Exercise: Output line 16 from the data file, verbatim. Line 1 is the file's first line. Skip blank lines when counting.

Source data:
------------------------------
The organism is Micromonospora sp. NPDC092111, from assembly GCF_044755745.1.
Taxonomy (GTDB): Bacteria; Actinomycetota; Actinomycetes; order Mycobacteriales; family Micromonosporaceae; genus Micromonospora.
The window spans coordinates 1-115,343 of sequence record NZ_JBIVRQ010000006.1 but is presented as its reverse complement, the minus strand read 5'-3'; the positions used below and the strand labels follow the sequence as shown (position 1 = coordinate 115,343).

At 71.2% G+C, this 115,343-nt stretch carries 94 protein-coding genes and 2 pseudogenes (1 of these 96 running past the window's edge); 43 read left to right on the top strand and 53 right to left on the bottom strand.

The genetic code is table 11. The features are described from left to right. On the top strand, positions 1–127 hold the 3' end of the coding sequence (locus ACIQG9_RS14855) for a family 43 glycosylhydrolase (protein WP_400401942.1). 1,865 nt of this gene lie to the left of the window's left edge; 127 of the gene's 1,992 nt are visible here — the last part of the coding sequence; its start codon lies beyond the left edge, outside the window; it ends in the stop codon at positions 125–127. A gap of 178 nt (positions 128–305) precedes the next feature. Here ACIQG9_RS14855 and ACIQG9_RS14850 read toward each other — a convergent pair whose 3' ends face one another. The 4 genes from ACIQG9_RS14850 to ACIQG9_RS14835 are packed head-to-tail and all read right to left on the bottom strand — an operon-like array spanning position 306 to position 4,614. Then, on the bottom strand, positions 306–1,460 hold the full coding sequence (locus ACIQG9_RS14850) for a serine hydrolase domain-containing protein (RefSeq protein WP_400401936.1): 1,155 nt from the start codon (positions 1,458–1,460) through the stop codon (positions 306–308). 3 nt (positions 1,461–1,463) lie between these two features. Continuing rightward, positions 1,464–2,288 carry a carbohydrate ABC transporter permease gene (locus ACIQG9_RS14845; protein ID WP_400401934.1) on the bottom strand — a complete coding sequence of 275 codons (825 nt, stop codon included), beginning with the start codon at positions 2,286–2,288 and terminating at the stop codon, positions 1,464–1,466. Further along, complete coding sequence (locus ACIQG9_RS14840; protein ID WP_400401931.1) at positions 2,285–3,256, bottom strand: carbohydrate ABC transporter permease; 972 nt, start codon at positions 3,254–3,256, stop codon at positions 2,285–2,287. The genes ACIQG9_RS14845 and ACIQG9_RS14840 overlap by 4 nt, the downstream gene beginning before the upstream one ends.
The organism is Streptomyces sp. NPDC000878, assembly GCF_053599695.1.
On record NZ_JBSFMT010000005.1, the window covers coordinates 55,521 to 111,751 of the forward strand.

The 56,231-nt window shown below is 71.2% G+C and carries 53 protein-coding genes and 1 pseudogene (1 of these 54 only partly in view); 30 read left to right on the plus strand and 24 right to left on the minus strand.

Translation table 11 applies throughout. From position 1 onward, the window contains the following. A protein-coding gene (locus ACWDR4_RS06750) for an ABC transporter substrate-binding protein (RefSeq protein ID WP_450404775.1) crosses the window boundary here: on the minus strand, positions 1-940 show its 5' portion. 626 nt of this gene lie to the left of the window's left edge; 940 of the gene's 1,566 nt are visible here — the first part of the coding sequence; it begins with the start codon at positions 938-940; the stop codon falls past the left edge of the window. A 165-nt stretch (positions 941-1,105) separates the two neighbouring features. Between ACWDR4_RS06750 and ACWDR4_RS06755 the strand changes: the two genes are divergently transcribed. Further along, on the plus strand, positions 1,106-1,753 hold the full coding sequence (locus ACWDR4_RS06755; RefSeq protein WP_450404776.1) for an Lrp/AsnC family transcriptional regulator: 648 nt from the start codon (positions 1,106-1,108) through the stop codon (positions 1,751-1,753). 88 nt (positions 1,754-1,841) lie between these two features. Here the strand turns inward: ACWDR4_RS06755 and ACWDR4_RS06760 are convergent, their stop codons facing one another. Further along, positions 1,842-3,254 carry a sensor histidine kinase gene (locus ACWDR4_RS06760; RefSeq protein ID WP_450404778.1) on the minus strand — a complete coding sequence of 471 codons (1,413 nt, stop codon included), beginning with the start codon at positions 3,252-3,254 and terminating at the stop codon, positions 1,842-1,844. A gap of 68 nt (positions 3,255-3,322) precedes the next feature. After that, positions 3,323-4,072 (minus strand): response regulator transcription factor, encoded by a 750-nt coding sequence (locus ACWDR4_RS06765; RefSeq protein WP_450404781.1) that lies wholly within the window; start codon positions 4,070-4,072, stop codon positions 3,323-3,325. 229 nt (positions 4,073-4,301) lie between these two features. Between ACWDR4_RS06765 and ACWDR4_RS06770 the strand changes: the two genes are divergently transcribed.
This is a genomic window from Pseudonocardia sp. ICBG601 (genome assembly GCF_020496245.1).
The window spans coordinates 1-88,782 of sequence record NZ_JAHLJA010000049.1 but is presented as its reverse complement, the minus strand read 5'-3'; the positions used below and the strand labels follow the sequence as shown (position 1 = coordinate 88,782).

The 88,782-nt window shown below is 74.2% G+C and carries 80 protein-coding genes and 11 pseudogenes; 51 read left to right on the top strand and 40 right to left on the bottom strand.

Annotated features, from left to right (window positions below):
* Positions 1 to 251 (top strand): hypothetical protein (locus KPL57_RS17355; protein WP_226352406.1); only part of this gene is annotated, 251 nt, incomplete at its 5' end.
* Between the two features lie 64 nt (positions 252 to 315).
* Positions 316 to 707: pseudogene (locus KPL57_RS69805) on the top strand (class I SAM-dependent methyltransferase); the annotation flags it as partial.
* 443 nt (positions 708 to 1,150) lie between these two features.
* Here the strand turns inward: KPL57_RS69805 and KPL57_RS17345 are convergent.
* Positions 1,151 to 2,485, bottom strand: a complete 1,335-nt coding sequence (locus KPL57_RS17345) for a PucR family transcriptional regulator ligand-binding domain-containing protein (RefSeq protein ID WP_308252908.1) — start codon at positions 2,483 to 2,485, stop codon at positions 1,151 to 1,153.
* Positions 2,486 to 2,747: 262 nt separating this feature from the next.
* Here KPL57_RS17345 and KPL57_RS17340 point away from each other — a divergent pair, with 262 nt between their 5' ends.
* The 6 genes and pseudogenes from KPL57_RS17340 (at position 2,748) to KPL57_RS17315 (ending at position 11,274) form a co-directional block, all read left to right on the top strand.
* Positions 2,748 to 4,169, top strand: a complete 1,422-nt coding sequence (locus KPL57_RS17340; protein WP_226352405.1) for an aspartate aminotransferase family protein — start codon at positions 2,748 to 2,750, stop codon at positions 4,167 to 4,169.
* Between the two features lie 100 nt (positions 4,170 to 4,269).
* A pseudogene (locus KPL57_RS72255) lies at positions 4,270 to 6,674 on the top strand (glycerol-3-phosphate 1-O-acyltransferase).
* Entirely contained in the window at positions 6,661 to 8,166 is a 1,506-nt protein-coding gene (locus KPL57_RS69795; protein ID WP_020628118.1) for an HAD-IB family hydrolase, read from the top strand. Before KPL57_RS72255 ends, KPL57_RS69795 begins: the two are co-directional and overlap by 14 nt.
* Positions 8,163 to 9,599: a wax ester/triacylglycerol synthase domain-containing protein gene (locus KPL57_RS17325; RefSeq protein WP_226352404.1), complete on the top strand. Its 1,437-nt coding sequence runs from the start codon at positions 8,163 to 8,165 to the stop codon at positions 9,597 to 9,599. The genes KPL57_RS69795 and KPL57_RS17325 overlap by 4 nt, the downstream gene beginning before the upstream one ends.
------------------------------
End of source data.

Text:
* Positions 316 to 707: pseudogene (locus KPL57_RS69805) on the top strand (class I SAM-dependent methyltransferase); the annotation flags it as partial.